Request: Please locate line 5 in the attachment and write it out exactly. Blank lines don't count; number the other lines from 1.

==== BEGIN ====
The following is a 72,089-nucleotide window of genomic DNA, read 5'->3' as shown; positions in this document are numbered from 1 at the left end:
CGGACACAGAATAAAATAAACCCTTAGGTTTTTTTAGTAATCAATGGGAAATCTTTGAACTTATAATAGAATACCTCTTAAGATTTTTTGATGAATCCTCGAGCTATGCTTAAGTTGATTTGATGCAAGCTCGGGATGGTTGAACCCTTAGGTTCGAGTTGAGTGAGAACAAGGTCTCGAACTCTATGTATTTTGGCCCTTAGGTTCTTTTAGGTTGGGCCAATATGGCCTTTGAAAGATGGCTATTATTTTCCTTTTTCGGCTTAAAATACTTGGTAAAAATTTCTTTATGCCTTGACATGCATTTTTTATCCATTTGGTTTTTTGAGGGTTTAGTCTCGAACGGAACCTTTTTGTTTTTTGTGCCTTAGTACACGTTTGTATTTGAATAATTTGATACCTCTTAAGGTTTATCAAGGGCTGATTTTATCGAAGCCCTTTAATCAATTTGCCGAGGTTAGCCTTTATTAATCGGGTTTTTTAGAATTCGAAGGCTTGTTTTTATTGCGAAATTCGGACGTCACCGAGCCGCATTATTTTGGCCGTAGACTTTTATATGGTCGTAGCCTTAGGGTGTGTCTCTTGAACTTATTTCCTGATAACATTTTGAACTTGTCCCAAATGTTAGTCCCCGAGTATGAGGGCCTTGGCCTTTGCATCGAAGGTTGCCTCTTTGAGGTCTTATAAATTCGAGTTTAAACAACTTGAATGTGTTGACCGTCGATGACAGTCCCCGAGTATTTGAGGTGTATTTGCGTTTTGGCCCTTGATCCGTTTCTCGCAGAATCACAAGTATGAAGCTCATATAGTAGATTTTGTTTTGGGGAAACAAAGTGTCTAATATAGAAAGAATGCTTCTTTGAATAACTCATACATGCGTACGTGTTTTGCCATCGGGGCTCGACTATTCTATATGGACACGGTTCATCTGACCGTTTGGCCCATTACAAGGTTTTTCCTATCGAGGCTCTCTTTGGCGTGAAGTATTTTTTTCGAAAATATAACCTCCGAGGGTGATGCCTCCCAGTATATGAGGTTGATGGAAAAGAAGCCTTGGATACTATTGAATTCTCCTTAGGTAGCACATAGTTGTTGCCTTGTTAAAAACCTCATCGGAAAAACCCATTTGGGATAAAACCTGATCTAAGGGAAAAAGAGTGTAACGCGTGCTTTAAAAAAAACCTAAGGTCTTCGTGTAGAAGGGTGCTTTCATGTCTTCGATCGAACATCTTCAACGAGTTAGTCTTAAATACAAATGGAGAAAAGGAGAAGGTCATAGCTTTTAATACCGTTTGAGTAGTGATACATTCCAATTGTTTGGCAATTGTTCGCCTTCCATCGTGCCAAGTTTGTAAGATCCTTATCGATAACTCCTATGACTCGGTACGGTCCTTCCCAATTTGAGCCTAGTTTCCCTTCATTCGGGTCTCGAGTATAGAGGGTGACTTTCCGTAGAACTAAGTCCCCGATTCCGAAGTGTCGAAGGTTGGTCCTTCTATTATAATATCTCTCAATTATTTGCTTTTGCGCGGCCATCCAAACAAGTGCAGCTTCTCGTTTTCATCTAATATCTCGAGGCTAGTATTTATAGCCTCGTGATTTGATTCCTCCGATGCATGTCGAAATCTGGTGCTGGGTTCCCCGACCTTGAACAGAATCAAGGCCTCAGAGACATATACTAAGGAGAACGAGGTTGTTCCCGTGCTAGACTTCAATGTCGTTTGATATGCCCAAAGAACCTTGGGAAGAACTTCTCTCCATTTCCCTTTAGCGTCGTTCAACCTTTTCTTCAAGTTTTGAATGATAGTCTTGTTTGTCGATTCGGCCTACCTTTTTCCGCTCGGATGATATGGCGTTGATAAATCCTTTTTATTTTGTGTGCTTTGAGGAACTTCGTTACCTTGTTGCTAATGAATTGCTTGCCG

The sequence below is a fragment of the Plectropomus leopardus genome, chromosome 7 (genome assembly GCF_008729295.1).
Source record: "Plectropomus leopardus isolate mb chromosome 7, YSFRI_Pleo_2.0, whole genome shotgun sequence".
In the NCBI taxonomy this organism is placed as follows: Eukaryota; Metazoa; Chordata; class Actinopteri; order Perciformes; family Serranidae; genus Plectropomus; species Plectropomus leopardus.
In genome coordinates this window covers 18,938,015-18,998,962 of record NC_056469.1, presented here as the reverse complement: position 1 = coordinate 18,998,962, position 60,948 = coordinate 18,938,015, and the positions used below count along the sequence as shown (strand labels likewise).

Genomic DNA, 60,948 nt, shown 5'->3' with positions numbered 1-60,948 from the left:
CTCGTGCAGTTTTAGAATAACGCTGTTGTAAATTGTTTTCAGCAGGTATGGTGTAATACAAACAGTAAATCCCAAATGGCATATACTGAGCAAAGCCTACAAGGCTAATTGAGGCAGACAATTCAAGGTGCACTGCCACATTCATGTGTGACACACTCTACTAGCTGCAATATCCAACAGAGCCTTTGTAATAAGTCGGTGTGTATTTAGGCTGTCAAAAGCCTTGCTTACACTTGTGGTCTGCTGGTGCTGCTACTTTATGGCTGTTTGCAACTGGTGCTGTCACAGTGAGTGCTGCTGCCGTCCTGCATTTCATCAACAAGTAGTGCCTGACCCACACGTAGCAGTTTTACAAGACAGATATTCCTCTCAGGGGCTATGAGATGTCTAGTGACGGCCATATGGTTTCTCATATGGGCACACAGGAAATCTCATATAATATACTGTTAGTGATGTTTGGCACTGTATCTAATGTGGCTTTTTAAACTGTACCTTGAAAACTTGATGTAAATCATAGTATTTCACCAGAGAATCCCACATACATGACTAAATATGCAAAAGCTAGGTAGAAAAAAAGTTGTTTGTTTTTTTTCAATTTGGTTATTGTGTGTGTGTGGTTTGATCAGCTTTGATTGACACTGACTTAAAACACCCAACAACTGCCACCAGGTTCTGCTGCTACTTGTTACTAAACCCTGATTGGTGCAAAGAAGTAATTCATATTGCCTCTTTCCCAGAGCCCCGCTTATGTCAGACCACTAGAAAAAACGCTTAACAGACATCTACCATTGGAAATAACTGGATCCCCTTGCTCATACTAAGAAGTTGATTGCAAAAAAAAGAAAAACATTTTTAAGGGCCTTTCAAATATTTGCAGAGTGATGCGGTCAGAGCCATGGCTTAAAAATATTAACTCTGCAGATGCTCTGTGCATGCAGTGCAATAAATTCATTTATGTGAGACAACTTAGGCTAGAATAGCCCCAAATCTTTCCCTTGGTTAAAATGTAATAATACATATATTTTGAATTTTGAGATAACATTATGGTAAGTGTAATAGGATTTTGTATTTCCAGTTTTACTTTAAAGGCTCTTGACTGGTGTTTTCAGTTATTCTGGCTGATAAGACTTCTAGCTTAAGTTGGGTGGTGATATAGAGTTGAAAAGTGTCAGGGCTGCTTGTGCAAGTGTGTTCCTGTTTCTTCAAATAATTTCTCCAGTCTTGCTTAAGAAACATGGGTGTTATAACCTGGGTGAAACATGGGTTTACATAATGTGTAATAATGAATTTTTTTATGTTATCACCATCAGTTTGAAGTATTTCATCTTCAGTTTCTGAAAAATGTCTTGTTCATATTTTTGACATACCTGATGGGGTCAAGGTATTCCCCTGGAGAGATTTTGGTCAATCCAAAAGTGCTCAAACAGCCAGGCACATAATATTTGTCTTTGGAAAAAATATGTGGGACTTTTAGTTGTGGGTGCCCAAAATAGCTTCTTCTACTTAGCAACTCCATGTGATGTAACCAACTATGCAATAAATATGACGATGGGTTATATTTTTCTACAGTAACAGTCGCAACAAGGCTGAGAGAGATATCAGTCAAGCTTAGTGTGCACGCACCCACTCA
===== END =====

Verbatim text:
In the NCBI taxonomy this organism is placed as follows: Eukaryota; Metazoa; Chordata; class Actinopteri; order Perciformes; family Serranidae; genus Plectropomus; species Plectropomus leopardus.